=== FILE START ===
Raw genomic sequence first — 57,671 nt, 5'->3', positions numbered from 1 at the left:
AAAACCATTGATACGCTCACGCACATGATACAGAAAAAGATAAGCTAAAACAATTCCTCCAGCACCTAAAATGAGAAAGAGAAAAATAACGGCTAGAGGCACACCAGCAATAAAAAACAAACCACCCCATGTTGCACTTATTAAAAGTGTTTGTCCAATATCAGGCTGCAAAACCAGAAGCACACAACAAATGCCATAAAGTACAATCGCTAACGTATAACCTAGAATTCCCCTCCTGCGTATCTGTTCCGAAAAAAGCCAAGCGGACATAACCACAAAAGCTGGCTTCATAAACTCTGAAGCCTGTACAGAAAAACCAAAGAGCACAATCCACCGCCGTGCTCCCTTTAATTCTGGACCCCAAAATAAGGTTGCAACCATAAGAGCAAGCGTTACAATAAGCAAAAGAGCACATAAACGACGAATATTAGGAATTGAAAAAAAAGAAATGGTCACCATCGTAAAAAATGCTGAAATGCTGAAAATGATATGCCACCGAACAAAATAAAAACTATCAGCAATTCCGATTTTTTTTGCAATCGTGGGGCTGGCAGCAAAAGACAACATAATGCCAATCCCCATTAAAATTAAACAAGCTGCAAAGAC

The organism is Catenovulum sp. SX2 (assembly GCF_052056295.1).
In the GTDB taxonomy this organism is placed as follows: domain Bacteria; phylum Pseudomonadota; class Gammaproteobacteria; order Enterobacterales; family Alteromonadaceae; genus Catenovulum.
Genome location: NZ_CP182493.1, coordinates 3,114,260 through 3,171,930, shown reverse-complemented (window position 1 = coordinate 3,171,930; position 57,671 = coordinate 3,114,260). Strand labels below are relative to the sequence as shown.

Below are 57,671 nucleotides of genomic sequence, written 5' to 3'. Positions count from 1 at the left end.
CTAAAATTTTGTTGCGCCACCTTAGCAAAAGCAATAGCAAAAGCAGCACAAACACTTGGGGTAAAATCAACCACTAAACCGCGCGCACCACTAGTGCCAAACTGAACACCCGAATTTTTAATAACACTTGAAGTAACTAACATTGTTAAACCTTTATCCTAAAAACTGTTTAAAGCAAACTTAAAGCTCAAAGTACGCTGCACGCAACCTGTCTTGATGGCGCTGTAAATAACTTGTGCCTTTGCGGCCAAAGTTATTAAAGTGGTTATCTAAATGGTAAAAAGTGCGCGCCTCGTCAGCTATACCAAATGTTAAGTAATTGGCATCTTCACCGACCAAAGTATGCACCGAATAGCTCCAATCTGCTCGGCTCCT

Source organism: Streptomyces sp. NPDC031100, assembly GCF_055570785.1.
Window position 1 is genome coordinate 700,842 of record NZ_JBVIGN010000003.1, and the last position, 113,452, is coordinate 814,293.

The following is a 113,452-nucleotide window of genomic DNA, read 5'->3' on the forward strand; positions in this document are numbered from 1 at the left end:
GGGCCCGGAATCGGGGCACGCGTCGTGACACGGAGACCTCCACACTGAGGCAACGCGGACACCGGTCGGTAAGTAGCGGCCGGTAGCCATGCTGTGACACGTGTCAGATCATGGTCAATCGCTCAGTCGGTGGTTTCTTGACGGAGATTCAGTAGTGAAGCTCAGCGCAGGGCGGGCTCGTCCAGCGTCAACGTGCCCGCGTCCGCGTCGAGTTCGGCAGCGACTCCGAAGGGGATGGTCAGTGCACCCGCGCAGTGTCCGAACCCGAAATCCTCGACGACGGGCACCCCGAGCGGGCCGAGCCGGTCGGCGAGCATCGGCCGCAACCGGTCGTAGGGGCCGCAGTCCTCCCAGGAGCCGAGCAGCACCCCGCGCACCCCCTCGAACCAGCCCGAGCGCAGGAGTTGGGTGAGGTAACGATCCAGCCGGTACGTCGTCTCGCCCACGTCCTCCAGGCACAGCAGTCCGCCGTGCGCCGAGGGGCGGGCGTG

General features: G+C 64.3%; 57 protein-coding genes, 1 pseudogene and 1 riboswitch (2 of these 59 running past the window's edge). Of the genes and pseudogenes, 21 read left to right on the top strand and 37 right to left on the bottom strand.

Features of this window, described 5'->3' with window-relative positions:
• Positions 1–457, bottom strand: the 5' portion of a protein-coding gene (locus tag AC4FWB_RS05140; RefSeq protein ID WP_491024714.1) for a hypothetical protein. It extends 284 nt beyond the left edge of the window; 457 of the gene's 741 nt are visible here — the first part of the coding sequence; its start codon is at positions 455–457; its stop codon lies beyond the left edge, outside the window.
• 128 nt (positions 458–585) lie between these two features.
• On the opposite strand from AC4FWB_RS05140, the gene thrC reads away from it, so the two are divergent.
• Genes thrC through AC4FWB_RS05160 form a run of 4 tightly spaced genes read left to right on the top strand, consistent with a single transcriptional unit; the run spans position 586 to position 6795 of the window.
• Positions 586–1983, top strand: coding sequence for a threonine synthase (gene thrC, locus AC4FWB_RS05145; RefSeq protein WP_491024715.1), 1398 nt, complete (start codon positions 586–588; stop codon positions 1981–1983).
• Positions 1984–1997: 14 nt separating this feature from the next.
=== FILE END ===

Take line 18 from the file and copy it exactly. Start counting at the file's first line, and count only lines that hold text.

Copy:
• Positions 586–1983, top strand: coding sequence for a threonine synthase (gene thrC, locus AC4FWB_RS05145; RefSeq protein WP_491024715.1), 1398 nt, complete (start codon positions 586–588; stop codon positions 1981–1983).